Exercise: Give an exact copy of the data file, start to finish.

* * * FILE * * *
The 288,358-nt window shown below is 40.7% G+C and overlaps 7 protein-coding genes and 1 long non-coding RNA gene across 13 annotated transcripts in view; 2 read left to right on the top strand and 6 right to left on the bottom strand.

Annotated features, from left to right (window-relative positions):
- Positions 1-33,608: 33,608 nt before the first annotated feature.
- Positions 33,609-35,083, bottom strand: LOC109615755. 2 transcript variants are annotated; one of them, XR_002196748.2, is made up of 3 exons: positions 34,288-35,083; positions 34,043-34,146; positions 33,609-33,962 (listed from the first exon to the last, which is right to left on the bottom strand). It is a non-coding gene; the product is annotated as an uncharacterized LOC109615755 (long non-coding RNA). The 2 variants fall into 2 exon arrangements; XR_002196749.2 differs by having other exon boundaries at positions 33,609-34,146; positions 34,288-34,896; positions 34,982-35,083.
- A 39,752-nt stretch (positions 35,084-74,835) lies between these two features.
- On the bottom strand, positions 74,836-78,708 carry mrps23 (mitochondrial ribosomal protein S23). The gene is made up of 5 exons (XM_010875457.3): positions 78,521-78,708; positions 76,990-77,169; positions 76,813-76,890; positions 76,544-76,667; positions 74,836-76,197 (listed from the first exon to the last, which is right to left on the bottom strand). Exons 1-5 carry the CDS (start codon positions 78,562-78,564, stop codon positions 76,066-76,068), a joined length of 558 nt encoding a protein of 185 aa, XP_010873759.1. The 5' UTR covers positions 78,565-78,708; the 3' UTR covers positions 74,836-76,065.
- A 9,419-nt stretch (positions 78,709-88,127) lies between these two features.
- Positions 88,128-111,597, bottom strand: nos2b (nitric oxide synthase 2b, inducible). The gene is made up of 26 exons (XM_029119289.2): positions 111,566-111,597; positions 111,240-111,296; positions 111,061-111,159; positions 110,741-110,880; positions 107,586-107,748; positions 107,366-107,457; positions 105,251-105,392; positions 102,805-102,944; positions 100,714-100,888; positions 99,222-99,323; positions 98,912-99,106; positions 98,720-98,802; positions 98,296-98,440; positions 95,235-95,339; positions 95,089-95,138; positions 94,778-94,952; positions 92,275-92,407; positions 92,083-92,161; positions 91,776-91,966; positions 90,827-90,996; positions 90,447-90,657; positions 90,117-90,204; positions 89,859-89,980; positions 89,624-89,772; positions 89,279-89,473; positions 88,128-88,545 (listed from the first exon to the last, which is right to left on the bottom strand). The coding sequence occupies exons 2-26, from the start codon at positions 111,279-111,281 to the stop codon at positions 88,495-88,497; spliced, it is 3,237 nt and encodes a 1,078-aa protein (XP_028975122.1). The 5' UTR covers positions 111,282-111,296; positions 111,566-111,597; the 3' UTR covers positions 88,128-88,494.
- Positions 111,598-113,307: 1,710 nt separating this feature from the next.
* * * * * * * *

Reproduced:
The 288,358-nt window shown below is 40.7% G+C and overlaps 7 protein-coding genes and 1 long non-coding RNA gene across 13 annotated transcripts in view; 2 read left to right on the top strand and 6 right to left on the bottom strand.

Annotated features, from left to right (window-relative positions):
- Positions 1-33,608: 33,608 nt before the first annotated feature.
- Positions 33,609-35,083, bottom strand: LOC109615755. 2 transcript variants are annotated; one of them, XR_002196748.2, is made up of 3 exons: positions 34,288-35,083; positions 34,043-34,146; positions 33,609-33,962 (listed from the first exon to the last, which is right to left on the bottom strand). It is a non-coding gene; the product is annotated as an uncharacterized LOC109615755 (long non-coding RNA). The 2 variants fall into 2 exon arrangements; XR_002196749.2 differs by having other exon boundaries at positions 33,609-34,146; positions 34,288-34,896; positions 34,982-35,083.
- A 39,752-nt stretch (positions 35,084-74,835) lies between these two features.
- On the bottom strand, positions 74,836-78,708 carry mrps23 (mitochondrial ribosomal protein S23). The gene is made up of 5 exons (XM_010875457.3): positions 78,521-78,708; positions 76,990-77,169; positions 76,813-76,890; positions 76,544-76,667; positions 74,836-76,197 (listed from the first exon to the last, which is right to left on the bottom strand). Exons 1-5 carry the CDS (start codon positions 78,562-78,564, stop codon positions 76,066-76,068), a joined length of 558 nt encoding a protein of 185 aa, XP_010873759.1. The 5' UTR covers positions 78,565-78,708; the 3' UTR covers positions 74,836-76,065.
- A 9,419-nt stretch (positions 78,709-88,127) lies between these two features.
- Positions 88,128-111,597, bottom strand: nos2b (nitric oxide synthase 2b, inducible). The gene is made up of 26 exons (XM_029119289.2): positions 111,566-111,597; positions 111,240-111,296; positions 111,061-111,159; positions 110,741-110,880; positions 107,586-107,748; positions 107,366-107,457; positions 105,251-105,392; positions 102,805-102,944; positions 100,714-100,888; positions 99,222-99,323; positions 98,912-99,106; positions 98,720-98,802; positions 98,296-98,440; positions 95,235-95,339; positions 95,089-95,138; positions 94,778-94,952; positions 92,275-92,407; positions 92,083-92,161; positions 91,776-91,966; positions 90,827-90,996; positions 90,447-90,657; positions 90,117-90,204; positions 89,859-89,980; positions 89,624-89,772; positions 89,279-89,473; positions 88,128-88,545 (listed from the first exon to the last, which is right to left on the bottom strand). The coding sequence occupies exons 2-26, from the start codon at positions 111,279-111,281 to the stop codon at positions 88,495-88,497; spliced, it is 3,237 nt and encodes a 1,078-aa protein (XP_028975122.1). The 5' UTR covers positions 111,282-111,296; positions 111,566-111,597; the 3' UTR covers positions 88,128-88,494.
- Positions 111,598-113,307: 1,710 nt separating this feature from the next.